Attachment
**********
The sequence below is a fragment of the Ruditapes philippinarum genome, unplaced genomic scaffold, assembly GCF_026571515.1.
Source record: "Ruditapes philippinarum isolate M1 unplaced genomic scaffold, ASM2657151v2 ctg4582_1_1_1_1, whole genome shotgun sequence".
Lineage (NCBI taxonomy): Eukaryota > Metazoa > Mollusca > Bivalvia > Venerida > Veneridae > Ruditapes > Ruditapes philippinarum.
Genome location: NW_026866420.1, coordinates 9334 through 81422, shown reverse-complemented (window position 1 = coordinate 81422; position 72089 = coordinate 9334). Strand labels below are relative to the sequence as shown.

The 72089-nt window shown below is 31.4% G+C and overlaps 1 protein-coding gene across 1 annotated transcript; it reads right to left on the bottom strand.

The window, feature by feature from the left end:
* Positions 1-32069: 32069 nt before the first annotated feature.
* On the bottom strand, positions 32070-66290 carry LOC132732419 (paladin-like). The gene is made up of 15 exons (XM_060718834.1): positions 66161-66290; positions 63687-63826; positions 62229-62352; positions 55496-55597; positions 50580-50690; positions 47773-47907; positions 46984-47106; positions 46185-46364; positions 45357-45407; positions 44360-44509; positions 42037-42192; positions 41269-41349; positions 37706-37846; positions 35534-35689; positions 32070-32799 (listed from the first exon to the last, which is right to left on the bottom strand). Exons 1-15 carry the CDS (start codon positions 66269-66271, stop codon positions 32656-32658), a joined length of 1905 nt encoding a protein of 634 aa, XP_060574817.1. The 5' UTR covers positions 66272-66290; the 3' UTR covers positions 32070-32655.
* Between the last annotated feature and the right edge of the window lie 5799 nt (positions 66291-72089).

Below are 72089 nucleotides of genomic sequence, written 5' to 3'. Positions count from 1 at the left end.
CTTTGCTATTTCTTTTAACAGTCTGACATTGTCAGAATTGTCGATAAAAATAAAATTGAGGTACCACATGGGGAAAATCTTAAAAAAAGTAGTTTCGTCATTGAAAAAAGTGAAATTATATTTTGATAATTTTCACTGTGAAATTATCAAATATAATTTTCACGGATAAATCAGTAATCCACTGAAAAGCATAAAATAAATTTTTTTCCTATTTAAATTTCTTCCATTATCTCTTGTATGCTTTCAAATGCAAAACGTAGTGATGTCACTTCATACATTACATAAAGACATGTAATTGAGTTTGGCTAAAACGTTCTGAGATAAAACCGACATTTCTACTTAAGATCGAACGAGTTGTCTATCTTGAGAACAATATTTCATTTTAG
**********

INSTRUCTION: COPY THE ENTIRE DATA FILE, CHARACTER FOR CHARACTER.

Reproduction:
The sequence below is a fragment of the Ruditapes philippinarum genome, unplaced genomic scaffold, assembly GCF_026571515.1.
Source record: "Ruditapes philippinarum isolate M1 unplaced genomic scaffold, ASM2657151v2 ctg4582_1_1_1_1, whole genome shotgun sequence".
Lineage (NCBI taxonomy): Eukaryota > Metazoa > Mollusca > Bivalvia > Venerida > Veneridae > Ruditapes > Ruditapes philippinarum.
Genome location: NW_026866420.1, coordinates 9334 through 81422, shown reverse-complemented (window position 1 = coordinate 81422; position 72089 = coordinate 9334). Strand labels below are relative to the sequence as shown.

The 72089-nt window shown below is 31.4% G+C and overlaps 1 protein-coding gene across 1 annotated transcript; it reads right to left on the bottom strand.

The window, feature by feature from the left end:
* Positions 1-32069: 32069 nt before the first annotated feature.
* On the bottom strand, positions 32070-66290 carry LOC132732419 (paladin-like). The gene is made up of 15 exons (XM_060718834.1): positions 66161-66290; positions 63687-63826; positions 62229-62352; positions 55496-55597; positions 50580-50690; positions 47773-47907; positions 46984-47106; positions 46185-46364; positions 45357-45407; positions 44360-44509; positions 42037-42192; positions 41269-41349; positions 37706-37846; positions 35534-35689; positions 32070-32799 (listed from the first exon to the last, which is right to left on the bottom strand). Exons 1-15 carry the CDS (start codon positions 66269-66271, stop codon positions 32656-32658), a joined length of 1905 nt encoding a protein of 634 aa, XP_060574817.1. The 5' UTR covers positions 66272-66290; the 3' UTR covers positions 32070-32655.
* Between the last annotated feature and the right edge of the window lie 5799 nt (positions 66291-72089).

Below are 72089 nucleotides of genomic sequence, written 5' to 3'. Positions count from 1 at the left end.
CTTTGCTATTTCTTTTAACAGTCTGACATTGTCAGAATTGTCGATAAAAATAAAATTGAGGTACCACATGGGGAAAATCTTAAAAAAAGTAGTTTCGTCATTGAAAAAAGTGAAATTATATTTTGATAATTTTCACTGTGAAATTATCAAATATAATTTTCACGGATAAATCAGTAATCCACTGAAAAGCATAAAATAAATTTTTTTCCTATTTAAATTTCTTCCATTATCTCTTGTATGCTTTCAAATGCAAAACGTAGTGATGTCACTTCATACATTACATAAAGACATGTAATTGAGTTTGGCTAAAACGTTCTGAGATAAAACCGACATTTCTACTTAAGATCGAACGAGTTGTCTATCTTGAGAACAATATTTCATTTTAG